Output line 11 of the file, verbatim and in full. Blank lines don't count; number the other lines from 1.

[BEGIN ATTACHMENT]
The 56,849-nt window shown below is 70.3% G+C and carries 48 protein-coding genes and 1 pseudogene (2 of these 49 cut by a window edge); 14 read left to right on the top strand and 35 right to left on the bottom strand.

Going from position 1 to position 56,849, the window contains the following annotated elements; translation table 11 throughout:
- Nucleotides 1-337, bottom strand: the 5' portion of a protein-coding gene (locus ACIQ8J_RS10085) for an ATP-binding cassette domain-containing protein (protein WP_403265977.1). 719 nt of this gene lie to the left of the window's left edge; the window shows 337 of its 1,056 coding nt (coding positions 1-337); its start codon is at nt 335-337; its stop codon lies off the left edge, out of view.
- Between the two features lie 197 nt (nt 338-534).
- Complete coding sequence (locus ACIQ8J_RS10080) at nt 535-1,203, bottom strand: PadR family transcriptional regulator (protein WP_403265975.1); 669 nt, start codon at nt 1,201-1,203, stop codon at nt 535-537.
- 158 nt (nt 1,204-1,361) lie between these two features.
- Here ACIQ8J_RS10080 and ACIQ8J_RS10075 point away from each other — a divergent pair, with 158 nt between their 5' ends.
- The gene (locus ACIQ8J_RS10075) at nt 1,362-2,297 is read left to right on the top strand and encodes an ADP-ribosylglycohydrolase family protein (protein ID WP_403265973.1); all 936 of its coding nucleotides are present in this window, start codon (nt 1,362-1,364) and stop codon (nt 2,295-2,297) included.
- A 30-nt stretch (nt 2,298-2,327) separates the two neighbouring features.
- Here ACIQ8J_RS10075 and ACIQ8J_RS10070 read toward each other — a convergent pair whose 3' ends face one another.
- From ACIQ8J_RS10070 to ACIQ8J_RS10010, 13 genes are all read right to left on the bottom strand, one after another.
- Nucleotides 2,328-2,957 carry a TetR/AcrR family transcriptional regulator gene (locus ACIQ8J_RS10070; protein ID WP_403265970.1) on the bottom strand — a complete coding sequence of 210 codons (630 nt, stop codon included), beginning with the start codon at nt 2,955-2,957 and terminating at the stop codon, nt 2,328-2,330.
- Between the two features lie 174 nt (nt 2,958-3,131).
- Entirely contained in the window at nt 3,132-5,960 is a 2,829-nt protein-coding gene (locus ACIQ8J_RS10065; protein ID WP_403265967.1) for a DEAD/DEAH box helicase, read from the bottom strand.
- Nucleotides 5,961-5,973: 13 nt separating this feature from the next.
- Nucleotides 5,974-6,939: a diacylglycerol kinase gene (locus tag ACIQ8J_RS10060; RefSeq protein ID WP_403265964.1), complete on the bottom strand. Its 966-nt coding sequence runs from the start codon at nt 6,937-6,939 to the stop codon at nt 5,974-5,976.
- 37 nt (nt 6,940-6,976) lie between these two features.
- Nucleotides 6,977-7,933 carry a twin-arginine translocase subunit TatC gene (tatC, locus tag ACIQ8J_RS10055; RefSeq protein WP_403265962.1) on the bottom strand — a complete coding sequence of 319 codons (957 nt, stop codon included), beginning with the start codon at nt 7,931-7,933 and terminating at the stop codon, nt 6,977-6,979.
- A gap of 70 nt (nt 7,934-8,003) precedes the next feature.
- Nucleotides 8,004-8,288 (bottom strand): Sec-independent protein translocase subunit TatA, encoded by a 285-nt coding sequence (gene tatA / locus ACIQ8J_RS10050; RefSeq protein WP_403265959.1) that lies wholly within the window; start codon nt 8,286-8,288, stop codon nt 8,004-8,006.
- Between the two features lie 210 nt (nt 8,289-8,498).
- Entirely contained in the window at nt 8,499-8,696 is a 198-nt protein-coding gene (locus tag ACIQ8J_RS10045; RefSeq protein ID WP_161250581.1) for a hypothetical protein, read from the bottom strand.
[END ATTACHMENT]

- From ACIQ8J_RS10070 to ACIQ8J_RS10010, 13 genes are all read right to left on the bottom strand, one after another.